Two drugs, which upon superficial examination appeared to be acting on common processes, have been found upon closer investigation to act by quite different means. Both act primarily at the organ of Corti, causing a pronounced increase of the endocochlear potential and a depression of the cochlear microphonic (CM). These effects are accompanied by the elimination of a negative component of the EP; however, it was found that these three effects are produced by phentolamine in scala media (or, more slowly, in scala tympani) but by vanadate only in scala tympani. This difference in locus of action is manifested further by different changes of the summating potential (SP): phentolamine has little effect on the magnitude of SP-, while vanadate leads to an elevated SP-. In spite of this difference in the 'zeroth order harmonic', the second harmonic of the CM is depressed by both agents. It is argued that phentolamine may act either by blocking the acoustically-modulated ion channels in the luminal membranes of the hair cells or by inducing a large, non-selective, paracellular conductance in the organ of Corti. The present results, in conjunction with our previous results (Marcus D.C., DeMott J.E., Kobayashi T., Ge X.-X. and Thalmann R. (1981): Hearing Res. 5, 231-243), are further interpreted as suggesting that vanadate may initially act by depolarizing the hair cells.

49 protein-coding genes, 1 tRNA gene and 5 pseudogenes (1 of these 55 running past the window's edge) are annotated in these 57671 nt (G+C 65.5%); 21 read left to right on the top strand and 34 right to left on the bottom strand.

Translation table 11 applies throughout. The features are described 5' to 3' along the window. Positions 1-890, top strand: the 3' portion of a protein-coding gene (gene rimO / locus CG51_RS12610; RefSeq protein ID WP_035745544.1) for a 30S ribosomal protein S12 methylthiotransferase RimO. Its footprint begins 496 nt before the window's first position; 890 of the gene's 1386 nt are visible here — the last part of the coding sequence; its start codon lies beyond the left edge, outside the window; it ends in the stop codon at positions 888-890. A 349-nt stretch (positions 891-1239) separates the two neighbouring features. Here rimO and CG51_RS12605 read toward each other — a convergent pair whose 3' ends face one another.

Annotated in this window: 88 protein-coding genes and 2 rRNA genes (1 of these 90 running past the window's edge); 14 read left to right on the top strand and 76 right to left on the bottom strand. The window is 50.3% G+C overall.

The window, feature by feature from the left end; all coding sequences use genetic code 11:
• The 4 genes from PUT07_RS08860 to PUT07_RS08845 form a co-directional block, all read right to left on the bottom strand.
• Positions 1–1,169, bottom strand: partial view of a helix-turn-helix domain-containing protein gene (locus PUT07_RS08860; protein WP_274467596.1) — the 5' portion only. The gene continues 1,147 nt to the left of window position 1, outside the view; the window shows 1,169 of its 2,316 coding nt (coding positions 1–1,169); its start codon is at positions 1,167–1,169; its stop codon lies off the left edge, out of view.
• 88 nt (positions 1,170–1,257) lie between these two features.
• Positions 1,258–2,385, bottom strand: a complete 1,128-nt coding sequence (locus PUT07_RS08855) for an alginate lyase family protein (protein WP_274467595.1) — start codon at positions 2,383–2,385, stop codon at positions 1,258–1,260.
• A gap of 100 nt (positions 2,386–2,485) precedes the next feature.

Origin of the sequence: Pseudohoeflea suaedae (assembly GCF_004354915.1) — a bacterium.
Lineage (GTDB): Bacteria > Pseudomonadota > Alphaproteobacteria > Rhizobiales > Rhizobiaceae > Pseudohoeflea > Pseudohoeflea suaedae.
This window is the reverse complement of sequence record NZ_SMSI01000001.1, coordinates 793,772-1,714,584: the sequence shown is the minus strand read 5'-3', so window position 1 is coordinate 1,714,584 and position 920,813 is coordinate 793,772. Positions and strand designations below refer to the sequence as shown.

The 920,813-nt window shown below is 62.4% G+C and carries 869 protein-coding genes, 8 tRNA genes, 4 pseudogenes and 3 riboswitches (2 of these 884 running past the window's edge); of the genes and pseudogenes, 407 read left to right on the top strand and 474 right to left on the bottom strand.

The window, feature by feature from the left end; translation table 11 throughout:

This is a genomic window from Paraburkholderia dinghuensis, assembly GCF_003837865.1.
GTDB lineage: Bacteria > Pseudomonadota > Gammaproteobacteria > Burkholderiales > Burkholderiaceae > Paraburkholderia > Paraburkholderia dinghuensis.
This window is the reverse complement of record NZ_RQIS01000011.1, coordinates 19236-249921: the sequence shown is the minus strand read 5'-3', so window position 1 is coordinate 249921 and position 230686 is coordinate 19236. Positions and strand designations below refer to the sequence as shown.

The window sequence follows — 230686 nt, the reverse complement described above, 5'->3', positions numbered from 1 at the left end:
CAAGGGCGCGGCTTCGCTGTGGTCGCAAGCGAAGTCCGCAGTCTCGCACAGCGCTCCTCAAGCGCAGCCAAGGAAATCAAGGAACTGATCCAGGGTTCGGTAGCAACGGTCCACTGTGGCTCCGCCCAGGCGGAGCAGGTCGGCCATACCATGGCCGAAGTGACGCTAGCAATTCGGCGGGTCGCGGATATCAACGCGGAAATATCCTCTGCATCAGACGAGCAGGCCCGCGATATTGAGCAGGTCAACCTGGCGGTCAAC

- endolymphatic injection
- perilymphatic perfusion